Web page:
An incredible new collection of photographs in the New York Transit Museum shows how an Irish immigrant masterminded the building of the city's first subway tunnels.
The images, captured by brothers Pierre and Graville Pullis, document the construction of the huge project which began in 1900.
Aside from documenting the construction of one of the world's biggest underground railway system, the images also capture an era of transition in New York's history between 'Old New York' and the modern, urban jungle that we know today.
The images capture some of the old ways of life in early 1900s New York. Men congregate outside taverns, women push prams, children play, merchants sell their wares. In many of the photographs, workers or passers-by often look directly into the camera.
They went on display at the New York Transit Museum last week.
The city's first subway line was completed in 1904, just four years after construction began and ran along a nine-mile track from City Hall in Downtown Manhattan to 145th Street in Harlem.
The Interborough Rapid Transit Company (IRT) won the initial construction contract with a $35 million bid (over one billion dollars today) and the contract also awarded the IRT a lucrative 50-year operating lease.
John McDonald, an Irish immigrant builder, oversaw the construction of the company's (and the city's) first project in the early 1900s.
McDonald was tasked with the enormously difficult challenge of engineering the city's first underground rail line all the while avoiding the sprawling network of sewer, water, and electrical lines.
He also had to take particular care to ensure that the foundations of nearby buildings were not weakened or damaged during construction.
Building underneath the iconic fountain at Columbus Circle posed especially difficult challenges and the grueling and hastily completed work resulted in the deaths of 16 workers across the four-year construction period.
To complete the daunting task, McDonald made use of a technique called 'cut and cover' - a disruptive, yet effective, process that involved uprooting the New York streets with dynamite blasts at night.
Daytime crews would then clear away the rubble with the help of a mule cart and, when the debris was cleared, another team would build the tunnel.
When the tunnel was finished, the workers would then cover it with the displaced rubble and dirt, before laying a fresh pavement above it.
Despite the obvious difficulties, the construction of New York's first underground line proved to be a resounding success and 150,000 people paid the five-cent fare to ride the train on its opening day.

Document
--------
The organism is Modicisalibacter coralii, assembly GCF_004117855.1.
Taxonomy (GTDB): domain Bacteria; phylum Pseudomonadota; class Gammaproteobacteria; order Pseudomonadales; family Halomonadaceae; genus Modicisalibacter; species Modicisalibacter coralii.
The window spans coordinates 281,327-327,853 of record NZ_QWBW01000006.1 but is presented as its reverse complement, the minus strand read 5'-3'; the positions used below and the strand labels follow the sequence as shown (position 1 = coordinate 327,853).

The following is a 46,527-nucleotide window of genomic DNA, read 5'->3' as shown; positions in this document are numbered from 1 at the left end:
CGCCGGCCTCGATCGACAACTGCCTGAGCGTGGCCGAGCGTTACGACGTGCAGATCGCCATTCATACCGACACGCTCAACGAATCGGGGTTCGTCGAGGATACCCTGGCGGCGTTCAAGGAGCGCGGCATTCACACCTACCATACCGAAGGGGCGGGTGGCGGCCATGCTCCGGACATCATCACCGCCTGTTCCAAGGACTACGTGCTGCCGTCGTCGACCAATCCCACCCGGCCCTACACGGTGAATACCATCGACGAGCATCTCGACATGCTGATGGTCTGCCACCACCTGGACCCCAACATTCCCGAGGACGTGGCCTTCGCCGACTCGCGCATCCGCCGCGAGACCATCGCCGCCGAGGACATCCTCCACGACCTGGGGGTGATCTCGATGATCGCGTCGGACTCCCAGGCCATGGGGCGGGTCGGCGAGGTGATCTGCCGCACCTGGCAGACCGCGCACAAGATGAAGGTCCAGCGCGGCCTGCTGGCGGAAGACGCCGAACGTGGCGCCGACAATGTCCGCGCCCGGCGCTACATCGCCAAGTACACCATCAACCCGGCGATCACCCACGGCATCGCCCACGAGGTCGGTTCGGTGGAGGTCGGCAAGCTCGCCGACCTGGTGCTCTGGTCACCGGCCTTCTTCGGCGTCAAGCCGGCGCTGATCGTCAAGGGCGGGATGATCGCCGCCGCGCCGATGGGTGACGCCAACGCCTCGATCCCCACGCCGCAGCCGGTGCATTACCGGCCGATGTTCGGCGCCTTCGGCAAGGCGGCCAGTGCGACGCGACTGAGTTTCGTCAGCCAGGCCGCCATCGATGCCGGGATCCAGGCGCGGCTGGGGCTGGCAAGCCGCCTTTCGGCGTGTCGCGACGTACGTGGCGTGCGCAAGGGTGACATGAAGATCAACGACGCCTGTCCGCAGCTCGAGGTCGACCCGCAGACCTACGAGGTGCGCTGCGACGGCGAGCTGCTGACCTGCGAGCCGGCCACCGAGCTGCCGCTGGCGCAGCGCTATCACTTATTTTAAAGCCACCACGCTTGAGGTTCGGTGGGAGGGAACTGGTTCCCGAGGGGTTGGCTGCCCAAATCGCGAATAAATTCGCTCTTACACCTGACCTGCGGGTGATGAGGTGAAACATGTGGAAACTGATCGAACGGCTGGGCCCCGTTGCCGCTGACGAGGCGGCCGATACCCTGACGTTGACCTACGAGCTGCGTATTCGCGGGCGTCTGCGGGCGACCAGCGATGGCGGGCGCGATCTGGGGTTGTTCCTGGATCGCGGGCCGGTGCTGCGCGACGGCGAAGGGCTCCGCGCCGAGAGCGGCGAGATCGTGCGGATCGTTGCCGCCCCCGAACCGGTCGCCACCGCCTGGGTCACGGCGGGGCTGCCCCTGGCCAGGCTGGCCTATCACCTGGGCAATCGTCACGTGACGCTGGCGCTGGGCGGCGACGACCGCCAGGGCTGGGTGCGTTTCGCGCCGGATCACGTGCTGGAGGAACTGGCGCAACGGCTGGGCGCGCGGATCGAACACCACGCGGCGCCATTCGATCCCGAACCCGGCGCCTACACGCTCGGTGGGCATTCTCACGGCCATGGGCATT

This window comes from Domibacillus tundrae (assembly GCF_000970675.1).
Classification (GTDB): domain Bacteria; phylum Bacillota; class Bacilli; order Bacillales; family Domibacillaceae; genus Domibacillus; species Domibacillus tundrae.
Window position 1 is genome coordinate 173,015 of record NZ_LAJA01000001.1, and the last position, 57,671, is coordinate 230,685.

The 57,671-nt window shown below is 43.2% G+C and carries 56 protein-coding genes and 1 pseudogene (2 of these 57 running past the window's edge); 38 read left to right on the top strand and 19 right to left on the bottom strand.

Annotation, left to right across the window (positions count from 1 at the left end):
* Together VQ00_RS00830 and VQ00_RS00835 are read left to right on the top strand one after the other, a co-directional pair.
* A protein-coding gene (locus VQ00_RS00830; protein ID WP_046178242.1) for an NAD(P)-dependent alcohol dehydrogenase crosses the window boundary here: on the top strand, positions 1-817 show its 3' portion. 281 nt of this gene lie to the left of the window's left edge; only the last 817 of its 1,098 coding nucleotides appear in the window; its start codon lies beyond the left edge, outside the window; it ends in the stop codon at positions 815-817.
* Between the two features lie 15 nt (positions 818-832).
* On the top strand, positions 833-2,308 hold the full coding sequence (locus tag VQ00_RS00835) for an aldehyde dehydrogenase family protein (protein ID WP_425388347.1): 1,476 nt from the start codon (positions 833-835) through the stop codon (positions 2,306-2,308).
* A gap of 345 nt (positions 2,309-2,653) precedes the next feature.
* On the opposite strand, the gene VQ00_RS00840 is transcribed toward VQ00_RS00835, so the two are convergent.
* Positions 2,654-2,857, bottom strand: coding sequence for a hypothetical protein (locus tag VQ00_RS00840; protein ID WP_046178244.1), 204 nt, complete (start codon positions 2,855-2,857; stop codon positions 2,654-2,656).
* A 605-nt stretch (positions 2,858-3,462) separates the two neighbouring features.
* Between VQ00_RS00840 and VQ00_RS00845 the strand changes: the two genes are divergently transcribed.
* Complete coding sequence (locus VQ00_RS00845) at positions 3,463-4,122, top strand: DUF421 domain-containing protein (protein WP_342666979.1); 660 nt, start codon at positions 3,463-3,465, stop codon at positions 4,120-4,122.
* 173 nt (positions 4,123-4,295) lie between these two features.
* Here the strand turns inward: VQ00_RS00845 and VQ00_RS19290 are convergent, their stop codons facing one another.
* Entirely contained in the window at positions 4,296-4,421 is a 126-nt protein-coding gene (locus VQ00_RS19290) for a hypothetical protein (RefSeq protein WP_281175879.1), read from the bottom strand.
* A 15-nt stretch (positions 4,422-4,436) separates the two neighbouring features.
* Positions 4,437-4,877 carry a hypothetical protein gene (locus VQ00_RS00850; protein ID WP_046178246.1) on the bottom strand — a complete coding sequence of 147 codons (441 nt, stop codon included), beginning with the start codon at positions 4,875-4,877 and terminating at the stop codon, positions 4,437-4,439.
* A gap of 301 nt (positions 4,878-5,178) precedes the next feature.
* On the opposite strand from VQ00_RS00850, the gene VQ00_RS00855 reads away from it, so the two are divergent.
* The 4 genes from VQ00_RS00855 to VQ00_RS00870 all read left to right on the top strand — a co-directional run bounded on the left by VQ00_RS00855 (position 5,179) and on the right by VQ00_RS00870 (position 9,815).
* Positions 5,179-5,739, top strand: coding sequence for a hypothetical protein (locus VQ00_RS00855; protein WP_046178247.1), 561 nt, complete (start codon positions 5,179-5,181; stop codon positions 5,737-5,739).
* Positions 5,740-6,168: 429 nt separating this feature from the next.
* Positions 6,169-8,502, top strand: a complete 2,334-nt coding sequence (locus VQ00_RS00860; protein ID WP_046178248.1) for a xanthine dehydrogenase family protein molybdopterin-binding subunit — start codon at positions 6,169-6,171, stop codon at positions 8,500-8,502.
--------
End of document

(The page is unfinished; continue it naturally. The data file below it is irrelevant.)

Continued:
With a huge early ridership and a 50-year contract, IRT expansion was inevitable and by 1908, the Manhattan underground system stretched to 23.8 miles in total.
Simultaneously, the Brooklyn Rapid Transit Company (BRT) was enjoying a similar monopoly on the opposite side of the East River.
Both companies wanted to expand into the other's territory which led to an agreement between the city and the two companies to divide future contracts between them.
It was this agreement that saw the expansion of the subway network into all five boroughs of New York. Similarly, the agreement led to the first tunnels being built underneath the East River.
Tunneling under the river was a particularly dangerous undertaking that caused decompression sickness among several workers.
More commonly known as 'the bends', decompression sickness is an incurable illness often found among scuba divers that can cause death by stroke, heart attack or lifelong joint pain. It is usually caused by ascending to the surface too rapidly.
In addition to decompression sickness, workers had to deal with the dangers of blowouts, an unusual phenomenon that caused unfortunate workers to be sucked through a hole in the tunnel and propelled through the East River and into the air.
Highly compressed air was pumped through the underwater tunnels to prevent them from collapsing under the weight and pressure of the river above. However, in the rare instance that a crack occurred in the tunnel, workers were in grave danger of being sucked up into the river.
In 1905, for instance, Marshall Mabey noticed a crack in the tunnel's surface. When Mabey and two colleagues (Frank Driver and Michael McCarthy) tried to plug it, they were torpedoed up through the riverbed and water above them before shooting up to 200 feet into the air, according to reports.
Mabey survived the ordeal, but Driver and McCarthy were not so lucky.
Their story was just one of many instances where workers risked their lives to build the subway network that we know today.
Today, the subway stretches over 850 miles of track, has 472 stations and services more than 5.5 million people on an average weekday.
This sprawling, intertwining, and holistic network of tracks would not be possible were it not for the bravery and sacrifice of men working without the benefit of modern equipment, or without the ingenuity of a certain Irish immigrant who masterminded the inaugural track.